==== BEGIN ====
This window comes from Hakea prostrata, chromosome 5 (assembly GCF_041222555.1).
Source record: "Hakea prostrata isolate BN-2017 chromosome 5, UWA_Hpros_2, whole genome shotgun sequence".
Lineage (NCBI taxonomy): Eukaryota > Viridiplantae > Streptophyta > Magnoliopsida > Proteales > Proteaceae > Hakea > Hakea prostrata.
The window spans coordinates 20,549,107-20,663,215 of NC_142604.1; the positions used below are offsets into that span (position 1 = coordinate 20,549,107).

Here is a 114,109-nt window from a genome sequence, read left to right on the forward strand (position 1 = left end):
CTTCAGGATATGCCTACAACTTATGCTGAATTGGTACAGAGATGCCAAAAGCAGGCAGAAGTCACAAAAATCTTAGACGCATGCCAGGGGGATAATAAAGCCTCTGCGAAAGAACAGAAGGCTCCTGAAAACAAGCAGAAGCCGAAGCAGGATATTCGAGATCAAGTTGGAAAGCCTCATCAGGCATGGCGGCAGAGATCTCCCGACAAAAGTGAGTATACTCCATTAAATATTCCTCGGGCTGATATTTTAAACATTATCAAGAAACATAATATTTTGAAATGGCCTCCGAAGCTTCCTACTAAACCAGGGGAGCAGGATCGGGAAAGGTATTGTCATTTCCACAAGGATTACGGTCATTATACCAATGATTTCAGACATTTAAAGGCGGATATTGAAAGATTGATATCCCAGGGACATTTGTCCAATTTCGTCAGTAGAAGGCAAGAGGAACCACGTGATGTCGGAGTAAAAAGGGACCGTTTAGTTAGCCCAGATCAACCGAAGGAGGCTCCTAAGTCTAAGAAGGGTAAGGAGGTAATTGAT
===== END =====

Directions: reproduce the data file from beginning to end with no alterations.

This window comes from Hakea prostrata, chromosome 5 (assembly GCF_041222555.1).
Source record: "Hakea prostrata isolate BN-2017 chromosome 5, UWA_Hpros_2, whole genome shotgun sequence".
Lineage (NCBI taxonomy): Eukaryota > Viridiplantae > Streptophyta > Magnoliopsida > Proteales > Proteaceae > Hakea > Hakea prostrata.
The window spans coordinates 20,549,107-20,663,215 of NC_142604.1; the positions used below are offsets into that span (position 1 = coordinate 20,549,107).

Here is a 114,109-nt window from a genome sequence, read left to right on the forward strand (position 1 = left end):
CTTCAGGATATGCCTACAACTTATGCTGAATTGGTACAGAGATGCCAAAAGCAGGCAGAAGTCACAAAAATCTTAGACGCATGCCAGGGGGATAATAAAGCCTCTGCGAAAGAACAGAAGGCTCCTGAAAACAAGCAGAAGCCGAAGCAGGATATTCGAGATCAAGTTGGAAAGCCTCATCAGGCATGGCGGCAGAGATCTCCCGACAAAAGTGAGTATACTCCATTAAATATTCCTCGGGCTGATATTTTAAACATTATCAAGAAACATAATATTTTGAAATGGCCTCCGAAGCTTCCTACTAAACCAGGGGAGCAGGATCGGGAAAGGTATTGTCATTTCCACAAGGATTACGGTCATTATACCAATGATTTCAGACATTTAAAGGCGGATATTGAAAGATTGATATCCCAGGGACATTTGTCCAATTTCGTCAGTAGAAGGCAAGAGGAACCACGTGATGTCGGAGTAAAAAGGGACCGTTTAGTTAGCCCAGATCAACCGAAGGAGGCTCCTAAGTCTAAGAAGGGTAAGGAGGTAATTGAT